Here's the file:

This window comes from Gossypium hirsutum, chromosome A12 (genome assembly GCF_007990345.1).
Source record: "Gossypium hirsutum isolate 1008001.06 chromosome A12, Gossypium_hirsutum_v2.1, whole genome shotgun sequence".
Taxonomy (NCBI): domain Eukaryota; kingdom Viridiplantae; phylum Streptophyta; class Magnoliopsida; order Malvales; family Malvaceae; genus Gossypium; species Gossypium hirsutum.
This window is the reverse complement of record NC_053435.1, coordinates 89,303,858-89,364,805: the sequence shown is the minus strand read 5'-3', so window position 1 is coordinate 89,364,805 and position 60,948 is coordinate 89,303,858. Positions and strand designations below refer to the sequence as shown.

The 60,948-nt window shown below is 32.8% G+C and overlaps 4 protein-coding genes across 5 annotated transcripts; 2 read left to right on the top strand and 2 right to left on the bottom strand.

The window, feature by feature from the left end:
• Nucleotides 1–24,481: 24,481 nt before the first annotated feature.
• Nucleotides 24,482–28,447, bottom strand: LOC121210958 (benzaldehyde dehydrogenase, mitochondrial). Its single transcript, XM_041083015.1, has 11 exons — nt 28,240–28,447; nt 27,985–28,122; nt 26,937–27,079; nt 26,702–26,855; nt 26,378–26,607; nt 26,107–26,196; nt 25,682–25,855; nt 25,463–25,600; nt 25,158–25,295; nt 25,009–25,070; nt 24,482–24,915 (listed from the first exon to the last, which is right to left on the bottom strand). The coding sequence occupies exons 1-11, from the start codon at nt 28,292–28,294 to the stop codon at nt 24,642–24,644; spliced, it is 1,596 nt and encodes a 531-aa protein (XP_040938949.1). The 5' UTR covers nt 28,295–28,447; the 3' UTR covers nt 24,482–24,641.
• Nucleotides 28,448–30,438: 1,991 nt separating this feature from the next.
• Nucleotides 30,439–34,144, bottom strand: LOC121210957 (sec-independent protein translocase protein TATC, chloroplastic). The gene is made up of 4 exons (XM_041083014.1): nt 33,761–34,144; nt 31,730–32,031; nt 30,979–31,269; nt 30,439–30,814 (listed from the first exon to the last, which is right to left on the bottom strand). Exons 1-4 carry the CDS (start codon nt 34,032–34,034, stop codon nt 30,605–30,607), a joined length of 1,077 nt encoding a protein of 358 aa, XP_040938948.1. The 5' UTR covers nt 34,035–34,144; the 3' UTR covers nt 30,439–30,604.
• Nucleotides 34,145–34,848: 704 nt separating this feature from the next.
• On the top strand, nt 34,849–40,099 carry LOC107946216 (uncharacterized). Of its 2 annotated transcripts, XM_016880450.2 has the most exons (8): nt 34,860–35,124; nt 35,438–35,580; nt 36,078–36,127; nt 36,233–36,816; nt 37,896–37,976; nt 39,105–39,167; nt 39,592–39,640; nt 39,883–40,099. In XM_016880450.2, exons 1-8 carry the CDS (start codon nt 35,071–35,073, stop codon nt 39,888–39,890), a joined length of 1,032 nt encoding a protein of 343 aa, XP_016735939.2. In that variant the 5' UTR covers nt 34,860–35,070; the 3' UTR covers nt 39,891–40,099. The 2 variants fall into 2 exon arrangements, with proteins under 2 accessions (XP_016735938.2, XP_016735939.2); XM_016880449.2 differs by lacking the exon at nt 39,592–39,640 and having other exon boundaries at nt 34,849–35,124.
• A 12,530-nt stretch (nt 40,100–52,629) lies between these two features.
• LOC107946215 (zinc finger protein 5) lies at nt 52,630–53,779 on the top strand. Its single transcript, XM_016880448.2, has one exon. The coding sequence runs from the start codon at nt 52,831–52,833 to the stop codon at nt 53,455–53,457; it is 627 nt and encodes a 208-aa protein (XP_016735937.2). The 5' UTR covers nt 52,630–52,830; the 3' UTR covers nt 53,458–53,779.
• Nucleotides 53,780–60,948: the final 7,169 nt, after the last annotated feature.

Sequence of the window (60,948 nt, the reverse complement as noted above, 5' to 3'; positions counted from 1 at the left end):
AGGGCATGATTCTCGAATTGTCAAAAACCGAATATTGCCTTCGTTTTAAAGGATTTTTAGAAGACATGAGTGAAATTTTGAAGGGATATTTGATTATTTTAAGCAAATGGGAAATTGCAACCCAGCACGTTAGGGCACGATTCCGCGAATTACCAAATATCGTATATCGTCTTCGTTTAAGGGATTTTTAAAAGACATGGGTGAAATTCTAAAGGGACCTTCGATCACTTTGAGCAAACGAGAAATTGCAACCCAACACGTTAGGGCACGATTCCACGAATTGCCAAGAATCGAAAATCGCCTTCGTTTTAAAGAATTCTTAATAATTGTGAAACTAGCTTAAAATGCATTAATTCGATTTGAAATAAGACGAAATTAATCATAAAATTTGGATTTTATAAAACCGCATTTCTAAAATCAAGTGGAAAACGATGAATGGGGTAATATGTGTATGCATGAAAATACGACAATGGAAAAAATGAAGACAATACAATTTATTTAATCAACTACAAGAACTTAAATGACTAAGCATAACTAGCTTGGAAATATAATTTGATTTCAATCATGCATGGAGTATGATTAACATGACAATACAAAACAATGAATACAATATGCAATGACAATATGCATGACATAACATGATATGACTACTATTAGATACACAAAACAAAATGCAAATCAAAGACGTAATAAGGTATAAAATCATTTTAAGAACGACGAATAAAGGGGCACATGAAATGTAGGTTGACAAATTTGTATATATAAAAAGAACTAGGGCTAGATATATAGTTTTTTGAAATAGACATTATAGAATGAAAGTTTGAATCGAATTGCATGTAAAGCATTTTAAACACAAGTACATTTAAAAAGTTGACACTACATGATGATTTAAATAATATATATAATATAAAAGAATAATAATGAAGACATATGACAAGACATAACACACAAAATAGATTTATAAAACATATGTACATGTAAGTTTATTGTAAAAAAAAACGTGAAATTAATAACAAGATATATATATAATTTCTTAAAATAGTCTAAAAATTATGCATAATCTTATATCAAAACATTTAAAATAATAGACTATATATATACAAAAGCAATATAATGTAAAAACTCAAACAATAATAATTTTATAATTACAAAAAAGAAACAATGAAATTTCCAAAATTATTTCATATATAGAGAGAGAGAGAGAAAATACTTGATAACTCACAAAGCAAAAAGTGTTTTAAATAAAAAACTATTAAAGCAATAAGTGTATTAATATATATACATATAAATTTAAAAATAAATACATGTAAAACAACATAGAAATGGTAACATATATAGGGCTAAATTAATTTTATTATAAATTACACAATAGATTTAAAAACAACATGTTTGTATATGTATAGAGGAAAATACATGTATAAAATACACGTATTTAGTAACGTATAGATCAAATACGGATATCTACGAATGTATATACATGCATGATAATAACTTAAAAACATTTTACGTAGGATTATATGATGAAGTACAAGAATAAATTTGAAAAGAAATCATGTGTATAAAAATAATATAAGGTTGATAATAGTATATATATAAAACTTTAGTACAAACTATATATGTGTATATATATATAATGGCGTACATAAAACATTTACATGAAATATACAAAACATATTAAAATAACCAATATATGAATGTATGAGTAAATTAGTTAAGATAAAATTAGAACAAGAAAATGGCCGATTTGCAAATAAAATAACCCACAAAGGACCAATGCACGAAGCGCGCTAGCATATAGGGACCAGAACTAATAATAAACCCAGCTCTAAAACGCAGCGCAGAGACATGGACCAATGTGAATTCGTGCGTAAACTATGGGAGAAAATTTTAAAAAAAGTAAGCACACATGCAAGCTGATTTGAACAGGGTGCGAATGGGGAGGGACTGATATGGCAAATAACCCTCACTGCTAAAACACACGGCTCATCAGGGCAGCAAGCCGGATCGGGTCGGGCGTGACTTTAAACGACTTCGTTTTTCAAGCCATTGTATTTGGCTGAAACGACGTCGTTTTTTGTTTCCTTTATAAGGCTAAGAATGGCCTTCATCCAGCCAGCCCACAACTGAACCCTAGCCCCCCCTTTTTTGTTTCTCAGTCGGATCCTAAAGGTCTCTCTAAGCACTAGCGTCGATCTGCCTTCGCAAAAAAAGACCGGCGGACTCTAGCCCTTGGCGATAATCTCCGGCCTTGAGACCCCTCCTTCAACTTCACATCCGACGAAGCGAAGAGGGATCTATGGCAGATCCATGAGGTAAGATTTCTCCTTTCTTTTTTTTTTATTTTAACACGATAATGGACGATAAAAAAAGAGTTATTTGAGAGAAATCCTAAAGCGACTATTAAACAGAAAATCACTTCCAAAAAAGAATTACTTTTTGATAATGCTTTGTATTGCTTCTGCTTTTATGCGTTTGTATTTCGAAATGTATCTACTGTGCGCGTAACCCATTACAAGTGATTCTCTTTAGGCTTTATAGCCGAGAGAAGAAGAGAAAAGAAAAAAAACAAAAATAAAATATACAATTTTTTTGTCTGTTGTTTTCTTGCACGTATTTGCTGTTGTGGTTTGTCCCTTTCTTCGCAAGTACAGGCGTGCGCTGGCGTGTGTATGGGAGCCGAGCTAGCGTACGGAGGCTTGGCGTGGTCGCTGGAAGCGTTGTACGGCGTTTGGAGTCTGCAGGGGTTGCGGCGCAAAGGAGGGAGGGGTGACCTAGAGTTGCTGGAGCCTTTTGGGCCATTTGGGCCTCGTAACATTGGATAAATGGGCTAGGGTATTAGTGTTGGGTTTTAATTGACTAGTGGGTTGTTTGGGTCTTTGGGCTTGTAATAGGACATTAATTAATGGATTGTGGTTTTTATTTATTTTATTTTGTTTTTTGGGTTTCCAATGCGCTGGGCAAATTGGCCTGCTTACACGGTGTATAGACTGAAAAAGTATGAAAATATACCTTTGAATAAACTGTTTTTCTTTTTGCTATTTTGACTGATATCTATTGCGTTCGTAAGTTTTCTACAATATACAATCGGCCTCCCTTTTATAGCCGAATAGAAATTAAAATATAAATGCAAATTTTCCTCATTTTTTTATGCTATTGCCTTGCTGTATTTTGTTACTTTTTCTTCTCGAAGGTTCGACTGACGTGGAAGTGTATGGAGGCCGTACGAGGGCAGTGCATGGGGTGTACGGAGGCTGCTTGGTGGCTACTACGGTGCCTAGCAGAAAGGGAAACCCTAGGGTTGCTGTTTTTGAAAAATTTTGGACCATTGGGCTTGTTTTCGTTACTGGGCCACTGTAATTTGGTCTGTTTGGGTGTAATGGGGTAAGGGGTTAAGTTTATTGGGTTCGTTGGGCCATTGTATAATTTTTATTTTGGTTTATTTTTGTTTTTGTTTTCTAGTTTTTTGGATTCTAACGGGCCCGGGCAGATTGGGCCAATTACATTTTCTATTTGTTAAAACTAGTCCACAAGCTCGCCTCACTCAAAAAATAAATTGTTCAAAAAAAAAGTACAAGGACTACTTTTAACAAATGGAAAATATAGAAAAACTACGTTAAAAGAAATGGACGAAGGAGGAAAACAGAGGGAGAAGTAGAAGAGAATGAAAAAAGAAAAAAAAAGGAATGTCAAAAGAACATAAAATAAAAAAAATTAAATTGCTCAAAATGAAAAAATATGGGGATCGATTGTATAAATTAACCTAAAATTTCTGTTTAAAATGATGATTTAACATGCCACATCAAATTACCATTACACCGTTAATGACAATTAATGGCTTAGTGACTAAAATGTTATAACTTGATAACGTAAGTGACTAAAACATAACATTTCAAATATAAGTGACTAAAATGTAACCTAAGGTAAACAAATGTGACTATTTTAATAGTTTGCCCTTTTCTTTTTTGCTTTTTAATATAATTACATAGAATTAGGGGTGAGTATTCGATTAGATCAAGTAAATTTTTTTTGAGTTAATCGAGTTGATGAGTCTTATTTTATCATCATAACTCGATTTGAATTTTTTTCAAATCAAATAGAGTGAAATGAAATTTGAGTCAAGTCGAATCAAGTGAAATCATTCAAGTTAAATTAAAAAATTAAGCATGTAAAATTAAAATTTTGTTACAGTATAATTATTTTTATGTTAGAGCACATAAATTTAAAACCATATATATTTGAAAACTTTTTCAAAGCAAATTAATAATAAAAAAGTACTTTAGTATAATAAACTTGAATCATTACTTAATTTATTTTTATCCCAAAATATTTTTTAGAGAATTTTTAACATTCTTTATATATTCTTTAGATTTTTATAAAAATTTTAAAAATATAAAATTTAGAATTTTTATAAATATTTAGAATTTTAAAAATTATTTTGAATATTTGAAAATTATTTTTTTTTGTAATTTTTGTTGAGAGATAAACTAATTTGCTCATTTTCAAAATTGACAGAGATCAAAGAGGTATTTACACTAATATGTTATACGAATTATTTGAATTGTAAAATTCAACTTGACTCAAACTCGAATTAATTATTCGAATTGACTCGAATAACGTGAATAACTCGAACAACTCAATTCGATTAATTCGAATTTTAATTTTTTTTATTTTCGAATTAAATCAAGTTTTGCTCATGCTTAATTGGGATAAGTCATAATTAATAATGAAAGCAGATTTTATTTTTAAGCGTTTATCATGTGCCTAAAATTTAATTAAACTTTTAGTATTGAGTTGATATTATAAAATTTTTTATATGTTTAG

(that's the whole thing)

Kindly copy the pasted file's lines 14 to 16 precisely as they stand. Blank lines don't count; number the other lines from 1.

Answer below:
• LOC107946215 (zinc finger protein 5) lies at nt 52,630–53,779 on the top strand. Its single transcript, XM_016880448.2, has one exon. The coding sequence runs from the start codon at nt 52,831–52,833 to the stop codon at nt 53,455–53,457; it is 627 nt and encodes a 208-aa protein (XP_016735937.2). The 5' UTR covers nt 52,630–52,830; the 3' UTR covers nt 53,458–53,779.
• Nucleotides 53,780–60,948: the final 7,169 nt, after the last annotated feature.

Sequence of the window (60,948 nt, the reverse complement as noted above, 5' to 3'; positions counted from 1 at the left end):